Former Obama administration NASA Director Maj. Gen. (ret.) Charles F. Bolden, in a Jan. 14 interview in China Daily, called for Congress to repeal the 2011 “Wolf Amendment” requiring bilateral space cooperation with China to have congressional approval.
Furthermore, Bolden called for Chinese astronauts to be “integrated” into the International Space Station (ISS) program to help China “avoid some of the mistakes” encountered with the ISS as it proceeds with assembling its own space station.
In essence, Bolden advocated reviving the early Obama administration’s agenda to begin active space cooperation with China.
Early in 2009, then-White House science adviser John Holdren opined that U.S. astronauts could ride Chinese spaceships to the ISS after the retirement of the U.S. space shuttle. Then, during his first visit to China, President Barack Obama took the first step toward such cooperation. A Nov. 17, 2009, joint statement noted that the United States and China looked forward to “starting a dialogue on human space flight and space exploration, based on the principles of transparency, reciprocity and mutual benefit.”
But by October 2010, when Bolden made his first visit to China as NASA director, Republican congressional opposition to cooperation with China in space was being led by now-retired Rep. Frank Wolf (R-Va.), who was then chairman of the House Appropriations subcommittee that funds NASA.
Wolf’s policies were continued by his successor, Rep. John Culberson (R-Texas). In 2011, Congress passed restrictions that forbade NASA from using funds for bilateral U.S.–China space cooperation. But in 2013, Wolf clarified that his legislation didn’t bar “multilateral cooperation,” such as meetings at international conferences.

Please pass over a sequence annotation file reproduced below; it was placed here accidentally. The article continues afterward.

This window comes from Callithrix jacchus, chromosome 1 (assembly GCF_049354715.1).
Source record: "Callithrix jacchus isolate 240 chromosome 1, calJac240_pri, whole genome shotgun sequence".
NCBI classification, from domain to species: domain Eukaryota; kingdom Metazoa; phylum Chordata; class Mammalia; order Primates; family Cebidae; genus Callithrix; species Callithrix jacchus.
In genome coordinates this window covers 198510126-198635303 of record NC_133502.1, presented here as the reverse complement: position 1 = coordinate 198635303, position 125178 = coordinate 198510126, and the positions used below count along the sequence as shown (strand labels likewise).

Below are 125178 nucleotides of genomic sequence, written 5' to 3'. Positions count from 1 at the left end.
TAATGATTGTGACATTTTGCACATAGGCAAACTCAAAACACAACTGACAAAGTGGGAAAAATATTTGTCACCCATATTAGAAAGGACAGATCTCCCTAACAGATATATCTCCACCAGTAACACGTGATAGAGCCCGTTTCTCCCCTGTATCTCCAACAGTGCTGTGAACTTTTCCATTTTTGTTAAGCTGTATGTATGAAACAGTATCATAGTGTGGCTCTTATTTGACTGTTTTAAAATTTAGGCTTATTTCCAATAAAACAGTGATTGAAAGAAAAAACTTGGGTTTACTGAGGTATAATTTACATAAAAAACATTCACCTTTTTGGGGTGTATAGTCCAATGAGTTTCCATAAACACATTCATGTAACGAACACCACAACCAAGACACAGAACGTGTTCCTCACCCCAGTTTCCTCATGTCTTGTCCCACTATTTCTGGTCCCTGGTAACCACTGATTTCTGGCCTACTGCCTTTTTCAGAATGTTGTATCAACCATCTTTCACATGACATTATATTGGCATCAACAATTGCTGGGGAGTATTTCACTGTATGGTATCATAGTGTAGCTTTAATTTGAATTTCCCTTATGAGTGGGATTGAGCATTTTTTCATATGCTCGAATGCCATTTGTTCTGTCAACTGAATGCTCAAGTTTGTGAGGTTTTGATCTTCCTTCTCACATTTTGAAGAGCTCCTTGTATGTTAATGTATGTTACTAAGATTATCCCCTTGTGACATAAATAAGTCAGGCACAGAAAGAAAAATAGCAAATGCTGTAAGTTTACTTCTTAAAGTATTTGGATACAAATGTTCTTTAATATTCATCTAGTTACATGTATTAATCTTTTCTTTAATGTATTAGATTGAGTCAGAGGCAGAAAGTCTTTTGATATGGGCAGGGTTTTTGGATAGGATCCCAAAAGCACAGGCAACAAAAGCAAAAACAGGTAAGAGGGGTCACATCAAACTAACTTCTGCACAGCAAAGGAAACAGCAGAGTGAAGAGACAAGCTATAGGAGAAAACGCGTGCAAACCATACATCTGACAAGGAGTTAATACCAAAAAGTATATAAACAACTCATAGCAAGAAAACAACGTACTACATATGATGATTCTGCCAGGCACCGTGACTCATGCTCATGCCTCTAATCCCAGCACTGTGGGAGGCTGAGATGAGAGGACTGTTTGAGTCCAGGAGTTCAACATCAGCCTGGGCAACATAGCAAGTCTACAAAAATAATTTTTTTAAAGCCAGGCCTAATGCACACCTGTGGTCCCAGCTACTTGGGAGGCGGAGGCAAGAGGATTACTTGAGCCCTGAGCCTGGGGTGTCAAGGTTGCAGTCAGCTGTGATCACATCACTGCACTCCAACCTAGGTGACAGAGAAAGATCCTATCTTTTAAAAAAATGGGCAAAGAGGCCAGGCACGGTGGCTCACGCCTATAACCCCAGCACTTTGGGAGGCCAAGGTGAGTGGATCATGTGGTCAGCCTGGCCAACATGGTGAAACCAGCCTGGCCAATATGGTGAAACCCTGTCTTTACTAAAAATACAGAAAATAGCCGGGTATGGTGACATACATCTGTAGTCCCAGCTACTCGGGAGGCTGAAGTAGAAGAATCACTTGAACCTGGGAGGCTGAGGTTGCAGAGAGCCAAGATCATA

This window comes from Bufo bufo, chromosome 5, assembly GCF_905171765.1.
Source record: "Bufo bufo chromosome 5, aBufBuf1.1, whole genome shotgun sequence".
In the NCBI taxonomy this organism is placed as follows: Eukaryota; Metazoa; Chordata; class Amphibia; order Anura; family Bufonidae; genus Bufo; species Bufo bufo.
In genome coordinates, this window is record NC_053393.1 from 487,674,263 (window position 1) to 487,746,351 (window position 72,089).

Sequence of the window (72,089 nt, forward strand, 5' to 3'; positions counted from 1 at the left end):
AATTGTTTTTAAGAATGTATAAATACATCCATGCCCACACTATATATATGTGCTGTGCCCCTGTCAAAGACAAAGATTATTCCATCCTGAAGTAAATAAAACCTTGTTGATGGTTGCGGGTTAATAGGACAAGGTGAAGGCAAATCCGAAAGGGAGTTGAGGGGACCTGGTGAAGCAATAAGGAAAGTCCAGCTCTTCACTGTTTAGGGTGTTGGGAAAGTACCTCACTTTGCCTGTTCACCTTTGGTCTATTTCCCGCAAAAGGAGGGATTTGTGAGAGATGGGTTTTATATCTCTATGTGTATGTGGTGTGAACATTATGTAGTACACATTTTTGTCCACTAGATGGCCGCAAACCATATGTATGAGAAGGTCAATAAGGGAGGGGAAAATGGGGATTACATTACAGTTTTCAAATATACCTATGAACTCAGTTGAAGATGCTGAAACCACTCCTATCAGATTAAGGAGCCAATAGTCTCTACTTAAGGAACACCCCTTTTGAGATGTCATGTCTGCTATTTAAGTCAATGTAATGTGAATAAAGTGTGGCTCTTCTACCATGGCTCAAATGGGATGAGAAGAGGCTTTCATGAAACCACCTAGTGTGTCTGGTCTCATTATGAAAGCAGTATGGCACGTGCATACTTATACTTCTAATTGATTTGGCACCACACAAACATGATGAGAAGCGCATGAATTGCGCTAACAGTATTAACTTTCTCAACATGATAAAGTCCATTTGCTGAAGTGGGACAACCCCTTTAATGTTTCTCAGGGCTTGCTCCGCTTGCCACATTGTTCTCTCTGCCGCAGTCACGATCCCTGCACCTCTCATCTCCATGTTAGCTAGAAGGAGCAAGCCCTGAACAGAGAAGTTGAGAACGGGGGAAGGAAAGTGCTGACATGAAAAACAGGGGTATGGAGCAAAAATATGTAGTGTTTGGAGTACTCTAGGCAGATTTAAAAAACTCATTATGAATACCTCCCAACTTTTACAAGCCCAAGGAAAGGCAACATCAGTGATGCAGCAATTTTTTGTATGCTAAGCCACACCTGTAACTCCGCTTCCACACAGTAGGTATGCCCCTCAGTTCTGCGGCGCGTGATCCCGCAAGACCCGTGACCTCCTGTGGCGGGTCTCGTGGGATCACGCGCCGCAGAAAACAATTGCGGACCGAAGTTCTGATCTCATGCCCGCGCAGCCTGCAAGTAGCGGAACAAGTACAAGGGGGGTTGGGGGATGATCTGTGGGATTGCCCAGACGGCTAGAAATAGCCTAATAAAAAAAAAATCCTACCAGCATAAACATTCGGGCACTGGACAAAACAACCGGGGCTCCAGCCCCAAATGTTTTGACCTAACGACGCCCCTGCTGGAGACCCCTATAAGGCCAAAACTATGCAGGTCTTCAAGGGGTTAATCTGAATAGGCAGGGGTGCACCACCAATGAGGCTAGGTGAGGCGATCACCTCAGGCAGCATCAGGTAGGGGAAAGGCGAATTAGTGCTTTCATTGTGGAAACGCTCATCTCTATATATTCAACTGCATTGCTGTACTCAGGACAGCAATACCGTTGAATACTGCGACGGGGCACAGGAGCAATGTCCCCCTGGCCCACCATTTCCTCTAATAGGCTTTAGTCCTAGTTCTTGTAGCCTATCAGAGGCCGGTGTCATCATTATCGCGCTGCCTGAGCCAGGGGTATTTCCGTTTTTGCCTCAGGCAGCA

For Wolf, a leading congressional critic of communist China, it was clear that China’s space program was controlled by its People’s Liberation Army (PLA) to advance the goals of the Chinese Communist Party (CCP)-led dictatorship. Wolf saw China as a military threat to the United States that armed other dictatorships like Iran and North Korea.
In a May 2011 testimony before the congressionally mandated U.S.–China Economic and Security Review Commission, Wolf stated that China was, “[one] of the world’s worst human rights abusers [that did not] deserve to be rewarded with greater ‘cooperation’ with the U.S. … The U.S. has no business cooperating with the PLA to help develop its space program.”
While Wolf retired in 2015, to the reported “cheers” of some supporters of space cooperation with China, his concerns remain even more valid today.
In late 2015, China created a “Space Force,” subordinate to its new Strategic Support Force (SSF), to control all Chinese military and non-military space activities.
A recent U.S. Air Force National Air and Space Intelligence Center (NASIC) report noted that China has now deployed multiple units of ground-based anti-satellite (ASAT) missiles, having demonstrated a successful ASAT interception in January 2007. The report also noted that China is working on space weapons that will be stationed in low Earth orbit, where most U.S. satellites reside.